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This page pertains to UD version 2.

ADJ: adjective


Adjectives are words that typically modify nouns and specify their properties or attributes. They may also function as predicates, as in

El coche es verde. “The car is green.”

In Spanish, adjectives normally follow the noun, e.g. La casa amarilla “The yellow house”, although sometimes they may also precede the noun, e.g. La blanca nieve “The white snow”.

Adjectives in Spanish agree in number and gender with the noun they modify, e.g. la casa amarilla (femenine singular), las casas amarillas (femenine plural).


The class of adjectives in Spanish UD also includes ordinal numbers and participles. Ordinal numbers can function in different contexts, as adverbs (ADV) when modifying a verb (VERB), as adjectives (ADJ) when modifying a noun (NOUN). They are tagged ADJ in both situations (while the dependency relation will distinguish amod from advmod). Note that participles are word forms that may share properties and usage of adjectives and verbs. Depending on context, they may be classified as either VERB or ADJ. In the case of participial adjectives, the lemma is not the verb in the infinitive form, but rather the masculine singular form of the participle.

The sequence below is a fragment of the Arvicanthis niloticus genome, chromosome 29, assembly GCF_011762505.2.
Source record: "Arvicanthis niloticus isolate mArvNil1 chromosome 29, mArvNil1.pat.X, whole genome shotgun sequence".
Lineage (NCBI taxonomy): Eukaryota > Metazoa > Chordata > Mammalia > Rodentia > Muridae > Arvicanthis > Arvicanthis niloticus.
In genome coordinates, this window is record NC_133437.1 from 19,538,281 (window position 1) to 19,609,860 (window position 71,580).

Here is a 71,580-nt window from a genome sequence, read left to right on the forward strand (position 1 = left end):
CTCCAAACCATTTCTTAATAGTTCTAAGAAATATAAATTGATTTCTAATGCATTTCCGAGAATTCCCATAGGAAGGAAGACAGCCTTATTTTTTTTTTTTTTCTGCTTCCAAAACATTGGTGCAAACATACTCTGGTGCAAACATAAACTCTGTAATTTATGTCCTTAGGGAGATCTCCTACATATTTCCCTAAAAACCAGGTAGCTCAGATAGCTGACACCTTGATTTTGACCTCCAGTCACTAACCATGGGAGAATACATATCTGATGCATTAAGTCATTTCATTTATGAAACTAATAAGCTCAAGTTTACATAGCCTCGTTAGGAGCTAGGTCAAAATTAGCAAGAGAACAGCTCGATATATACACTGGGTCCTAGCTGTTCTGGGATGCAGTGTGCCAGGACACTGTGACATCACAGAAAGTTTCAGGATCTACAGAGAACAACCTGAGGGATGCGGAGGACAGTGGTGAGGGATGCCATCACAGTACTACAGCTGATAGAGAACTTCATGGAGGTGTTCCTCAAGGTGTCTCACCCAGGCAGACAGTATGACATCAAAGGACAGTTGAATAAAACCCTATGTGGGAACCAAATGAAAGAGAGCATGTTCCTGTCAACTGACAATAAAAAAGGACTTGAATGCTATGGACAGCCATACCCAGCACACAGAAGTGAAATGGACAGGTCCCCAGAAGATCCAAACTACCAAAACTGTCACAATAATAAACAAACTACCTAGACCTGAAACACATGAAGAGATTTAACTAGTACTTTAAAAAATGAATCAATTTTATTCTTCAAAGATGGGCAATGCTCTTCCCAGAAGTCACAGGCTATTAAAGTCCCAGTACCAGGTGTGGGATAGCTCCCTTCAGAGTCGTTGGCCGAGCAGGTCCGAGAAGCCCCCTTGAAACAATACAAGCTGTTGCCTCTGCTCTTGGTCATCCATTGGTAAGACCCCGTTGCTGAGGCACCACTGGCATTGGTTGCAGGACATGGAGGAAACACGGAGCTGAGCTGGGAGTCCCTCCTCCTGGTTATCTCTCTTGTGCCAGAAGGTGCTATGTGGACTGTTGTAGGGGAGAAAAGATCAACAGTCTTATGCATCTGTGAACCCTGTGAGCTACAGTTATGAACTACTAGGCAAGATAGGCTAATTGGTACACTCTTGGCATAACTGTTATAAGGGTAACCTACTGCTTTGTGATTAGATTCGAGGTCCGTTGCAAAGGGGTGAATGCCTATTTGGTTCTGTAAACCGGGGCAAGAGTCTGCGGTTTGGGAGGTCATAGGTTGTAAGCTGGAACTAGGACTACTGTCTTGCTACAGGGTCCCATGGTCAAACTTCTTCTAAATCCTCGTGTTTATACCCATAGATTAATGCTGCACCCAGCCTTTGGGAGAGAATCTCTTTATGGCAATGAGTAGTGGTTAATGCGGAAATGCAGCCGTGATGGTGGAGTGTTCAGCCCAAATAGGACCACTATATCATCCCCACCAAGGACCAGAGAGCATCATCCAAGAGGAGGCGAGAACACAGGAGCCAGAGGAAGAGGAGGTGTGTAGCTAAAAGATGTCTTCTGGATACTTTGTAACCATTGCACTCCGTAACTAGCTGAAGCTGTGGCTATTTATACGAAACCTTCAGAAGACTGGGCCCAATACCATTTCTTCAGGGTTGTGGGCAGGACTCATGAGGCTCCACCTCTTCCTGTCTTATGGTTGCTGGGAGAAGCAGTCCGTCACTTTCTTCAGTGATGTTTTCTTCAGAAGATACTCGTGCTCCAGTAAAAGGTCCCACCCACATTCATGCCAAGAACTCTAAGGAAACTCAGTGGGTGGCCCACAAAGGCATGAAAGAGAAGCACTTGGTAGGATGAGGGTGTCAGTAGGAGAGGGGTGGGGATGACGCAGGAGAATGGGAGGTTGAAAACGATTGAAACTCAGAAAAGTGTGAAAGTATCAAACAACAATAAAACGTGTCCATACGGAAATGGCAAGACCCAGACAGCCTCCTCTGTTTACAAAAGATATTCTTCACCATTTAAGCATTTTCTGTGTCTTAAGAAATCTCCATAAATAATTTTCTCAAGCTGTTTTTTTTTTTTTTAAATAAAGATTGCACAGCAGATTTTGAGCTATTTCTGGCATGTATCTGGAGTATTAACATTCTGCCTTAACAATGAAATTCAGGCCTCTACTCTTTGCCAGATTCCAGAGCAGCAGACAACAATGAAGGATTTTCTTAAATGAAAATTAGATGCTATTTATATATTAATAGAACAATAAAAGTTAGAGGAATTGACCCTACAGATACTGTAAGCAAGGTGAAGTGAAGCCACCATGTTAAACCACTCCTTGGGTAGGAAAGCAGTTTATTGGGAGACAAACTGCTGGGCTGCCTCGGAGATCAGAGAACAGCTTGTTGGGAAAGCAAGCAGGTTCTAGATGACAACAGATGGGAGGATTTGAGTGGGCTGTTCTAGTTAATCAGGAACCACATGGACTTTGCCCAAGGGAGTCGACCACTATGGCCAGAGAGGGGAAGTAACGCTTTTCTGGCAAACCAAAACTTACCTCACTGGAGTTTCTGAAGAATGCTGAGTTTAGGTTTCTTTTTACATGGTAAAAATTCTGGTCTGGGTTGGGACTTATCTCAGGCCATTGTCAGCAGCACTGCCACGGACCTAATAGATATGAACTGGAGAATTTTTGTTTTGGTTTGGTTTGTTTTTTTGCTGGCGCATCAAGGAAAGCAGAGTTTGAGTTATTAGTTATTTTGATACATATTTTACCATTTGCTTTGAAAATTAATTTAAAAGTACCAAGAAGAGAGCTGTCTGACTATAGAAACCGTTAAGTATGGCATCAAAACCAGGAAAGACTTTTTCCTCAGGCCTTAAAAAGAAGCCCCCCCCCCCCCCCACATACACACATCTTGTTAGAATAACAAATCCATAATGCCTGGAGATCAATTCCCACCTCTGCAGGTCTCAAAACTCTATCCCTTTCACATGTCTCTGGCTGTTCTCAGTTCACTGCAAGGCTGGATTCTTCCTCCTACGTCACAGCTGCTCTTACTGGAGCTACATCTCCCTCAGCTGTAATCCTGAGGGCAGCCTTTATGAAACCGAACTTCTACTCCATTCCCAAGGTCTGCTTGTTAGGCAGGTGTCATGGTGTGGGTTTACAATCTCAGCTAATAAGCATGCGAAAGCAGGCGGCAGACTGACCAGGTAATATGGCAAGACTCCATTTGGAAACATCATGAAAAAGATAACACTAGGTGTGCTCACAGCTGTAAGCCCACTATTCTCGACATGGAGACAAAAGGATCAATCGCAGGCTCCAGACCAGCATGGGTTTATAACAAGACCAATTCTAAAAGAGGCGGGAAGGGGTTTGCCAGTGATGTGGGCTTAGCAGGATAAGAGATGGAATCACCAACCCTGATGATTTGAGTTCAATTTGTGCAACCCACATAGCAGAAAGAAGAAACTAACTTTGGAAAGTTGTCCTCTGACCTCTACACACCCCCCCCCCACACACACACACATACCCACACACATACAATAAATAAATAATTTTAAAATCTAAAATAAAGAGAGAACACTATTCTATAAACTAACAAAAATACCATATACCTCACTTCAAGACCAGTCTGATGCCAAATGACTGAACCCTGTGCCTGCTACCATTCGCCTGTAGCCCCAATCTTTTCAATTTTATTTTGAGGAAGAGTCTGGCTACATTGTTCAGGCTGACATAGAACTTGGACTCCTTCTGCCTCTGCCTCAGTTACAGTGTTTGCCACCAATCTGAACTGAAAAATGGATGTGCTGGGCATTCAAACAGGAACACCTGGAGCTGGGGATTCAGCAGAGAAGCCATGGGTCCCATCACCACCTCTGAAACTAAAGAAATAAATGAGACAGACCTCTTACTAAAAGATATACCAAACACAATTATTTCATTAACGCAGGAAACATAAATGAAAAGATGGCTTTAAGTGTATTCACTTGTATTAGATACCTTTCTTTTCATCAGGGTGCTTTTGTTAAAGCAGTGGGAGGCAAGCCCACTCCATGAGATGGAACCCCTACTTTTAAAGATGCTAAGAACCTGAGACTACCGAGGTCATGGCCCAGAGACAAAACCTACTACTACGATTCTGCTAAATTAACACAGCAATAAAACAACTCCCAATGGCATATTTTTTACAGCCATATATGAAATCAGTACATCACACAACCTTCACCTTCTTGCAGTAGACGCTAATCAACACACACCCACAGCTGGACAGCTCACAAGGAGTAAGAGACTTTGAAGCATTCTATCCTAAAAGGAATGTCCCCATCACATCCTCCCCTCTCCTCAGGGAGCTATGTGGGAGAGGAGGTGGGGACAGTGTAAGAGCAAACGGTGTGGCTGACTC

For example:

form: moderada; lemma: moderado “moderated” form: organizadas; lemma: organizado “organized”

In Spanish, there are two types of possessive adjectives: unstressed (mi, tu, su, nuestro, vuestro) and stressed (mío, tuyo, suyo, nuestro, vuestro). These possessive adjectives agree in gender and number with the noun they modify and are treated as DET within the UD framework.

ADJ in other languages: [bej] [bg] [bm] [ca] [cs] [cy] [da] [el] [en] [es] [et] [eu] [fi] [fro] [fr] [ga] [grc] [hu] [hy] [it] [ja] [ka] [kk] [kpv] [ky] [myv] [no] [pcm] [pt] [qpm] [ru] [sl] [sv] [tr] [tt] [uk] [u] [urj] [vi] [xcl] [yue] [zh]